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Former NMP schools PM Lee: “Eating healthy is often not a choice for the low-income”

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Former Nominated Member of Parliament Calvin Cheng has asserted that the Prime Minister Lee Hsien Loong’s suggestions for healthy living might be problematic for underprivileged citizens to follow, in a Facebook post this evening.

In his annual National Day Rally speech this evening, the PM waxed lyrical about the importance of healthy eating and leading an active lifestyle and warned Singaporeans of the dangers of diseases like diabetes which pose a threat to seniors and the young alike.

He outlined that Singaporeans should see a doctor, exercise, be more conscious of their diet, and cut out sugar to avoid contracting the disease which may lead to severe consequences like blindness, impotence, or death due to organ failure.

He also offered alternative diet options like brown rice instead white rice, saying “It is precisely because you are not worried, that I am worried.”

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Calvin Cheng decisively countered the PM’s suggestions:

Eating healthy is often not a choice for the low-income.
For example, PM Lee encourages people to eat brown rice and wholemeal bread. However, brown is more expensive than white rice; wholemeal bread is more expensive than white bread.
Eating out healthily is also more difficult for the low-income. Hawker food is often oily and unhealthy, but affordable. Low-income people cannot afford to go to a yuppy cafe and order Quinoa with Organic Chicken Breast.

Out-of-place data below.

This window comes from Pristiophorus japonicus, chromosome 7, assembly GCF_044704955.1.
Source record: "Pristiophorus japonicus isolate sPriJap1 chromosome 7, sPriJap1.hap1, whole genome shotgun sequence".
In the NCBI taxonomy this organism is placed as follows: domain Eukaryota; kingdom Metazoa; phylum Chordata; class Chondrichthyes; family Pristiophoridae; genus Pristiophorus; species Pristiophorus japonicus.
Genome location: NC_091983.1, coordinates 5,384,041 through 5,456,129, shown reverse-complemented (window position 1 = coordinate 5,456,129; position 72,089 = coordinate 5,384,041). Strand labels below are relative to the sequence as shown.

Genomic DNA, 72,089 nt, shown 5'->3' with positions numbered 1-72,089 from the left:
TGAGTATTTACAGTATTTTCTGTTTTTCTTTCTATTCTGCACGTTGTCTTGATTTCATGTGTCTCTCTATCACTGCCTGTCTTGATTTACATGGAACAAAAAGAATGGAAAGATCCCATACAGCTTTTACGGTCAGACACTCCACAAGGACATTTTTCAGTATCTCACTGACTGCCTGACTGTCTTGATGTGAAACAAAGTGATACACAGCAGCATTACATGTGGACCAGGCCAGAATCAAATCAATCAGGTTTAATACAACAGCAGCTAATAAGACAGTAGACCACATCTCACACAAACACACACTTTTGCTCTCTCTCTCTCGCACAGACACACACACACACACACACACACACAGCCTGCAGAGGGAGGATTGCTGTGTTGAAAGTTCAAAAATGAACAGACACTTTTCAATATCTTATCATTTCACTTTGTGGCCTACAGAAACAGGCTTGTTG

I think the solution will have to be a mix of taxes and subsidies. For non-essentials such as soft drinks, a sugar tax can be imposed. For staples, such as rice and bread, subsidising the healthier versions can be an option.
If diabetes is a crucial issue, then making sure that low-income people have a real choice to eat healthily should be a national priority.
Even exercise is harder for the low-income. If one has a car, waking up earlier to exercise for 40 mins is a real choice. However if one has to rely on public transport, or have to work two jobs to put food on the table, time is a luxury. Gym memberships, even at community centres, cost money. When one is dog-tired from work, one does not want to take the stairs nor walk 10,000 steps.
Sometimes we have to understand that poverty limits choices. Many policies by design have to target the median, but we must never forget those at the tail-end of the curve that does not have the freedom to make many decisions that can improve their lives.

Eating healthy is often not a choice for the low-income. For example, PM Lee encourages people to eat brown rice and…

Posted by Calvin Cheng on Sunday, 20 August 2017

 

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